01 of 06
Welcome to Paris, City of Light! And a wonderful place to visit with kids.
The pages on this Paris "photo tour" combine pictures with tourist advice for families. The photos were taken in September, when Paris was bathed in glorious sun.
One caution about visiting in September, though: it's high season in Paris, and the city is more crowded than in summertime. So if you're planning a visit in September, book your hotel well ahead.
If you're tempted to travel later than September, learn the words "il pleut" -- it's raining. Families are probably better to stick to summer, September, May or June. Even July and August have an average of 8 rainy days, in Paris!
Visitors in summer get an extra bonus: "Paris Plage", that is, "Paris Beach". Yes, beach: an artificial beach, with sand, is actually created along the Seine, with deck-chairs, ice cream stands -- the whole beach scene.
For our visit to Paris, I used the Unofficial Guide to Paris guidebook:... it's main merit for family travelers is that it rates attractions according to six age groups, from Preschoolers up.
Continue to the Eiffel Tower; or click on other popular Paris sightseeing spots on the links below.Continue to 2 of 6 below.
02 of 06
The Eiffel Tower: Introduction
When we visited Paris, all three of the kids agreed: we had to see the Eiffel Tower first.
And they were right.
The Eiffel Tower-- in French, La Tour Eiffel, pronounced toor ee-fell-- is a much more wonderful piece of architecture than any pictures convey: massive, but airy. Try to visit the Eiffel Tower during daytime, and also do a night visit too: the Tower is open late, often until midnight, and is a delightful experience, lit up in the dark with thousands of lights.
The Eiffel Tower also has a fascinating history, including a stint as a radio transmitter during World War I. You'll find information displays on different platforms at the Eiffel Tower: allow plenty of time during your visit to learn about this landmark which, incidentally, was much criticized during it's early years.Continue to 3 of 6 below.
03 of 06
The Eiffel Tower - Base
The base of the Eiffel Tower (seen here from the Place du Trocodero) encompasses a wide area, with ticket booths at several corners. Check around and see which one has the shortest line-ups.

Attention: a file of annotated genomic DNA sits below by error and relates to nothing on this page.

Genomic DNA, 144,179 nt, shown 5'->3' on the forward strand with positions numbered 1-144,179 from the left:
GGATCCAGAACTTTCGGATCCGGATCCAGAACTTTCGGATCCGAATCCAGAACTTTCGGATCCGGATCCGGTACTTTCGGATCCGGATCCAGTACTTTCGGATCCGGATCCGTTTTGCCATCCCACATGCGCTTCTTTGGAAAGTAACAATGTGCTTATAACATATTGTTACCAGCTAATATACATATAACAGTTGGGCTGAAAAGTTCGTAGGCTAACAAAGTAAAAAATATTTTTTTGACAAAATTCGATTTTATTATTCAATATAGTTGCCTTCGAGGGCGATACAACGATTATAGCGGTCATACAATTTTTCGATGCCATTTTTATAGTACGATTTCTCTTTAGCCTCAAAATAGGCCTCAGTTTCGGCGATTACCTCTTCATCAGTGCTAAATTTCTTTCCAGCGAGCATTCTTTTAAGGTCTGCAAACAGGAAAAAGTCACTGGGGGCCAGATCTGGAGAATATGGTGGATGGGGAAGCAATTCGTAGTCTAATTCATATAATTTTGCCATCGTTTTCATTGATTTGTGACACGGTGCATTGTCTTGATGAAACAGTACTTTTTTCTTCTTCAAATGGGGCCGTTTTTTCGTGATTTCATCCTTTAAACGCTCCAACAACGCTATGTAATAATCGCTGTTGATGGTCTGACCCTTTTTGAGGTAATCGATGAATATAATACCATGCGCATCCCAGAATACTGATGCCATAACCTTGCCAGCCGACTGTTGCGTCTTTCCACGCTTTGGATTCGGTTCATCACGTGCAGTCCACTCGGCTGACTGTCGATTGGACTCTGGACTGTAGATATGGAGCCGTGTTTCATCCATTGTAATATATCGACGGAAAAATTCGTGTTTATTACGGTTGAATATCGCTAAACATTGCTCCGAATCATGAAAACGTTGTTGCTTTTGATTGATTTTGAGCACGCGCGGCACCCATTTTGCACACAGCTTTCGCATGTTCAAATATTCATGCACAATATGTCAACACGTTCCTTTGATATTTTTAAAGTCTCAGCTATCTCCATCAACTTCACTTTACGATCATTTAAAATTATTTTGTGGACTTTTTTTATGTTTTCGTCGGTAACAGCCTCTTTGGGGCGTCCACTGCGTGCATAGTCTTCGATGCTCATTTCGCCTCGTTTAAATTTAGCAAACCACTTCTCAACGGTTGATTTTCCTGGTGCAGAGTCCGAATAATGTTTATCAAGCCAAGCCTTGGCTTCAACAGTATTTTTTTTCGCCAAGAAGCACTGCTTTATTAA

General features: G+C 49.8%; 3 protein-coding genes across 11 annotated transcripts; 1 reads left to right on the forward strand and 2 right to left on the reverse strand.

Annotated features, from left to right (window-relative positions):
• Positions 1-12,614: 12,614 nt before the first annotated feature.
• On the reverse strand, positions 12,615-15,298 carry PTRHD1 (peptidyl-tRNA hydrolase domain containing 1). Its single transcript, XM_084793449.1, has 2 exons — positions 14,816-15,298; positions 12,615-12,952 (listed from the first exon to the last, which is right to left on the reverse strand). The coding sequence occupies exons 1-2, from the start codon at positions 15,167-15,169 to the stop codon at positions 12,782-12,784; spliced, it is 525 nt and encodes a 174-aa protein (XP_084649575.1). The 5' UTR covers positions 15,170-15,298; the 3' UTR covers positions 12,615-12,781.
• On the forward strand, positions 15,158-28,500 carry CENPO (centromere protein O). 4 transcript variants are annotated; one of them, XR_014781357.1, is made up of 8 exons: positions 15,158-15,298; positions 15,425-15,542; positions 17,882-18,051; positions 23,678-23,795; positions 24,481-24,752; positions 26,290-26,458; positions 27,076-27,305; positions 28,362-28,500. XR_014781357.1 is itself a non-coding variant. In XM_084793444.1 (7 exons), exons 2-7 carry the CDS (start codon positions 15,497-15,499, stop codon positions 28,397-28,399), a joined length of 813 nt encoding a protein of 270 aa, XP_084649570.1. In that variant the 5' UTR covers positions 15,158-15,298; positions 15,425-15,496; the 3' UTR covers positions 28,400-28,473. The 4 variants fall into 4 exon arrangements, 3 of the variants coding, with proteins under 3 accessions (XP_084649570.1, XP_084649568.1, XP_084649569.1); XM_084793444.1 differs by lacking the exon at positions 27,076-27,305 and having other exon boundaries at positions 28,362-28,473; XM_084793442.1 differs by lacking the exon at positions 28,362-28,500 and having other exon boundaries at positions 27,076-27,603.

Lots of people will be milling around beneath the Tower, and some will be trying hard to sell you souvenirs. f you're not interested, don't give the slightest encouragement: even a smiling "I don't think so" is an invitation for more dialogue.
On the other hand, you might wish to buy. Generally prices will be highly inflated, but will drop quickly with bargaining. We bought souvenirs in the Tower giftshop, and later were offered similar items by vendors at half the price. We adults may turn up our noses at tourist trinkets, but many kids really treasure their little souvenirs.Continue to 4 of 6 below.
04 of 06
The Eiffel Tower: View over Paris
Once you've reached the upper platforms of the Tower, you can walk around and admire the view, with the city of Paris at your feet. You'll find both an outer (possibly windy) walkway, and an inner area as well. Strategically placed photos point out the landmarks you're seeing, far below.
Be sure to take the elevator all the way to the top level, at least once!Continue to 5 of 6 below.
05 of 06
Place du Trocadero: View from Eiffel TowerView of the Place du Trocadero, from the Eiffel Tower.
The Place du Trocadero is a great place to view the Eiffel Tower, and is especially fun on summer nights: you might see African dancers, in addition to sure sightings of Parisien lovers and the lit-up Tower!
Near the top of the photo is the Palais de Chaillot.Continue to 6 of 6 below.
06 of 06
The Eiffel Tower-- fun
The Eiffel Tower is a playful place to visit: for example, check out the "dummy" construction worker, above.
In many spots, you'll find signs with curious or amusing facts about the Tower's history. Visitors will learn, for instance, that the Eiffel Tower was used as a radio tower during WW1. Makes sense!